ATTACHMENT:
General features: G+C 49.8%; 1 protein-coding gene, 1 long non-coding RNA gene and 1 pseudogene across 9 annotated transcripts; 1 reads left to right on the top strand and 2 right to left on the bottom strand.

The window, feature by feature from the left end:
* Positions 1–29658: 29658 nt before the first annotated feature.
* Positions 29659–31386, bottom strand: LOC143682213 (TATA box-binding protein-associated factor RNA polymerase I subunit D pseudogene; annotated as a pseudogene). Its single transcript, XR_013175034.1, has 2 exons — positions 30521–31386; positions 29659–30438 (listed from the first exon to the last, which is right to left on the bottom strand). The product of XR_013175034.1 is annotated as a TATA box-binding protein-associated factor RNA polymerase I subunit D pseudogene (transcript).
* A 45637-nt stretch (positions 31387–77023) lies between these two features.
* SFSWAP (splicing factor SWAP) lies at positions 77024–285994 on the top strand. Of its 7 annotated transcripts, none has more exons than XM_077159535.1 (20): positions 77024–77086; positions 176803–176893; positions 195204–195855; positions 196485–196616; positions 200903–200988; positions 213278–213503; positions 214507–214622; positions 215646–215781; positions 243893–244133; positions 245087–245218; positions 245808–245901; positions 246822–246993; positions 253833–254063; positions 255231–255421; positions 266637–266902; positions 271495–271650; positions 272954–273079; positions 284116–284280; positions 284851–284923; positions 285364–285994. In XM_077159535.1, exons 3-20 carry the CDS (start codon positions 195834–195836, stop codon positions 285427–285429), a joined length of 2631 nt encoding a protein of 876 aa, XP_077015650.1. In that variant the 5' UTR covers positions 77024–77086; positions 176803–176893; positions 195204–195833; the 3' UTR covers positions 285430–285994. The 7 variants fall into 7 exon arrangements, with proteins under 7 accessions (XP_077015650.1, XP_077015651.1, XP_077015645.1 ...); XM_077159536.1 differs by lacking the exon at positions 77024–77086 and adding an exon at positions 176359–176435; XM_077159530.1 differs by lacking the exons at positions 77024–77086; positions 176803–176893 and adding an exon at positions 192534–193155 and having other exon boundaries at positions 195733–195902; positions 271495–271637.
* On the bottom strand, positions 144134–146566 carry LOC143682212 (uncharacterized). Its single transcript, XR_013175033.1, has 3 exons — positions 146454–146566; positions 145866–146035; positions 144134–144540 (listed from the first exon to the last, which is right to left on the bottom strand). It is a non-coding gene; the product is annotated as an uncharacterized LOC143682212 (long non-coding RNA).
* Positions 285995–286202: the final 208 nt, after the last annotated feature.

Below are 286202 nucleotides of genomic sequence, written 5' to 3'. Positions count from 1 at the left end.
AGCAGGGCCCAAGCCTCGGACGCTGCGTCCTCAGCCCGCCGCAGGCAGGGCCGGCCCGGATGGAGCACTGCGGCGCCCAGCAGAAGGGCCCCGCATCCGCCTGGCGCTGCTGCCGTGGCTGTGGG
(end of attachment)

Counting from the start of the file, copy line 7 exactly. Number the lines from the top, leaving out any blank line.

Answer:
* On the bottom strand, positions 144134–146566 carry LOC143682212 (uncharacterized). Its single transcript, XR_013175033.1, has 3 exons — positions 146454–146566; positions 145866–146035; positions 144134–144540 (listed from the first exon to the last, which is right to left on the bottom strand). It is a non-coding gene; the product is annotated as an uncharacterized LOC143682212 (long non-coding RNA).